Carriers are now paying the price for cancelling too few sailings

“Container liners demonstrated in 2020 that they are able to reduce capacity when demand declines. They chose not to do so in 2022’s second half, and for this the price is now being paid, writes Sea-Intelligence. The upcoming price war in the container sector seems to be self-in”. Read more: ShippingWatch-Carriers-are-now-paying-the-price-for-cancelling-too-few-sailings.pdf (olgn.org)

Major Ocean Carriers Commit to 100% Electronic Bills of Lading by 2030

“Digital Container Shipping Association (DCSA) announced today that its nine ocean carrier members have committed to the adoption of an electronic bill of lading (eBL). Switching away from the transfer of physical paper bills of lading could save $6.5 billion in direct costs and enable $30-40 billion in annual global trade growth, while transforming the customer experience and increasing sustainability in the sector, according to DCSA.

Founded in 2019, DCSA is a neutral, non-profit group established by major ocean carriers to create common information technology standards in the container shipping industry to boost efficiency for shipping lines and customers. Its members include MSC, Maersk, CMA CGM, Hapag-Lloyd, ONE, Evergreen, Yang Ming, HMM and ZIM.” Major Ocean Carriers Commit to 100% Electronic Bills of Lading by 2030 (gcaptain.com)

Ocean Carrier ‘boxed in’ by 5m TEU Surplus Equipment Mountain

“The return to ’supply chain normalisation’ has led to the container liner industry being hobbled by an estimated surplus of 5m teu of boxes, piled high on storage quays and in depots around the world.  Weak consumer demand and consequent easing of supply chain congestion has resulted in an expensive post-boom hangover for ocean carriers, as their equipment storage costs soar at the same time as their freight revenues plummet.” Ocean carriers 'boxed in' by 5m teu surplus equipment mountain - The Loadstar


Western Australia

The rail situation in Western Australia is continuing to improve each week. Please see updates per location below.

  • Derby - Now accessible albeit with delays
  • Fitzroy Crossing - Remain inaccessible
  • Kununurra/Halls Creek can still be accessed from Darwin albeit there may be delays.

To ensure we are best able to meet your needs during this period, we ask that:

  • Advanced notice is provided to your account manager or co-ordinator for any special or urgent requests.
  • We maintain open communication to allow for flexibility on collection/delivery dates/times. This will ensure safety is our priority.

Patrick’s landside

Patrick has completed a review of its Landside charge and other Ancillary Charges. The Landside charge partially recovers costs associated with providing Patrick’s landside operations and is essential to enable Patrick to continue to provide our customers with superior and efficient landside service levels.

Patrick is currently embarking on a significant investment program with $220 million invested across the past three years and a further $80 million committed in the year ahead ($300 million in total), which will support continued efficient landside service levels. This investment program is enabling significant productivity benefits for landside customers, the container supply chain and Australian consumers.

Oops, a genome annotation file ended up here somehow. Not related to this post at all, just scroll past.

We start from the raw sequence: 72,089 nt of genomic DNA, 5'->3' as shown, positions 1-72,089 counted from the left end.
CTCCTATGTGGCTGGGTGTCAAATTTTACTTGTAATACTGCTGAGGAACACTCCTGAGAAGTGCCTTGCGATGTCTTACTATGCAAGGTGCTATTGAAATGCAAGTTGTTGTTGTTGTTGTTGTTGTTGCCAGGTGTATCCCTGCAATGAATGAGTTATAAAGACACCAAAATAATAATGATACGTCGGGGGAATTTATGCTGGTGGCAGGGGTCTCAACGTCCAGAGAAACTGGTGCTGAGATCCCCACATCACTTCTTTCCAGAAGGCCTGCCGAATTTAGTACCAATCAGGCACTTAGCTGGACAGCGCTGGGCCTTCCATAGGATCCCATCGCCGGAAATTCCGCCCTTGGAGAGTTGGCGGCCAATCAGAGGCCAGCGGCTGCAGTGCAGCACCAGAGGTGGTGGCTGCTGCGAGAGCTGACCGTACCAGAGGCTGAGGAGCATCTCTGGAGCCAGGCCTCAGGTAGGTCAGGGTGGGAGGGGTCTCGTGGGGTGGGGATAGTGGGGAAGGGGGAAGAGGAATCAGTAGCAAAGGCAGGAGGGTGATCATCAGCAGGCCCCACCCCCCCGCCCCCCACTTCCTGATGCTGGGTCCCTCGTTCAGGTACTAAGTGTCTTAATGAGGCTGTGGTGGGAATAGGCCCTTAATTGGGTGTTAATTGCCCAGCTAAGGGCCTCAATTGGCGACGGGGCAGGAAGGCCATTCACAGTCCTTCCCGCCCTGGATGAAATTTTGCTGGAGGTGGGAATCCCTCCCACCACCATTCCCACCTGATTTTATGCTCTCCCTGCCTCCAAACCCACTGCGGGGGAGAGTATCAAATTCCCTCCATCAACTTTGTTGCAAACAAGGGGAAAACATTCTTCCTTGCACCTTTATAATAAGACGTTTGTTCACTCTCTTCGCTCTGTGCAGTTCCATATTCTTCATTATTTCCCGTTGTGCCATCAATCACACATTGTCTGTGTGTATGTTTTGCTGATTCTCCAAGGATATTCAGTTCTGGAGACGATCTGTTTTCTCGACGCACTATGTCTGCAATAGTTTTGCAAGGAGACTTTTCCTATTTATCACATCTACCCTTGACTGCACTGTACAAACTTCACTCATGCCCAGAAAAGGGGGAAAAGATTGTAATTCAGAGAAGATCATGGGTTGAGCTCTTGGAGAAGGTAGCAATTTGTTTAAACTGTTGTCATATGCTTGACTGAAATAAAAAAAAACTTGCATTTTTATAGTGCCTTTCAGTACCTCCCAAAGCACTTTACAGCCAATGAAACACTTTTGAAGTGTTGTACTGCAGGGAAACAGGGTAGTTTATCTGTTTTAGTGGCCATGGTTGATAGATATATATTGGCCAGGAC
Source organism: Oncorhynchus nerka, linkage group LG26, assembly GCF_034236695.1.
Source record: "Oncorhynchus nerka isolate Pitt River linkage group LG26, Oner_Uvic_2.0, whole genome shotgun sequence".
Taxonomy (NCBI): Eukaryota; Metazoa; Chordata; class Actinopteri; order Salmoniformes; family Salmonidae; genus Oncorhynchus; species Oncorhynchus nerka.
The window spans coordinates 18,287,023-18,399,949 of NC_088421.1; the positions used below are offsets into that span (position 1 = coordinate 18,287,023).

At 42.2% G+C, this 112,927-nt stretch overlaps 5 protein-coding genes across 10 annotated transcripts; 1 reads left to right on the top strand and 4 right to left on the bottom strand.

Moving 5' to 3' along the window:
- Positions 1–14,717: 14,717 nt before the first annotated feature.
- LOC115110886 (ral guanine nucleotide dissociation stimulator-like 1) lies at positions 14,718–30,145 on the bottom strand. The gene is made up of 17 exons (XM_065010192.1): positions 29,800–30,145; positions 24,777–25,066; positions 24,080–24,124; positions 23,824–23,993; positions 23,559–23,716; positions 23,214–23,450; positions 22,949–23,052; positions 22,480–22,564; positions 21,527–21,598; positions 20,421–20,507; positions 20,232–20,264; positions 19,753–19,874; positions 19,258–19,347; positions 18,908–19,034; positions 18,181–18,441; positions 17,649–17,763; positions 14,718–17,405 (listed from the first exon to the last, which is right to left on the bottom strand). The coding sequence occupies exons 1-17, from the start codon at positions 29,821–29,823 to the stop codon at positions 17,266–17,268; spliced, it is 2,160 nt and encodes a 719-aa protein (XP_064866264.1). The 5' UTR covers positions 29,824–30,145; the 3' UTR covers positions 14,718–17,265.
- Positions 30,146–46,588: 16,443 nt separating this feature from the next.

Key landside investment includes:

  • Melbourne Rail Terminal Development (Patrick funding contribution)
  • Fremantle Terminal Redevelopment
  • Port Botany Rail Terminal Development (Patrick funding contribution)
  • Automated Truck Handling Project in Brisbane and Sydney
  • 44 Straddle Carriers procured and commissioned in Melbourne, Sydney and Brisbane, along with other key equipment upgrades
  • Pavement works and capacity upgrades across all terminals
  • Gate system upgrades in Sydney, Brisbane and Fremantle
  • Terminal Operating System upgrade across all terminals and other comprehensive IT upgrades

The Landside charge recovers a portion of the costs that relate to:

  • capital investments and commitments made to infrastructure that supports our landside operations
  • maintenance and operational costs associated with providing our landside operations and
  • property and property related costs

Thank you for your ongoing support of Röhlig Australia and New Zealand. We will continue to keep you updated, however should you have any questions relating please do not hesitate to contact your Röhlig Account Manager or Customer Service Representative.                                            

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February 2023 | Röhlig Australia Market Update

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DISCLAIMER - All information is provided in good faith for guidance and reference purposes only. It is of a general informational nature, and Röhlig Logistics GmbH & Co. KG takes no legal responsibility for the accuracy of the information provided via this document. Röhlig Logistics GmbH & Co. KG makes no representation as to the accuracy or completeness of any of the information contained herein and accepts no liability for any loss arising from the use of the information provided.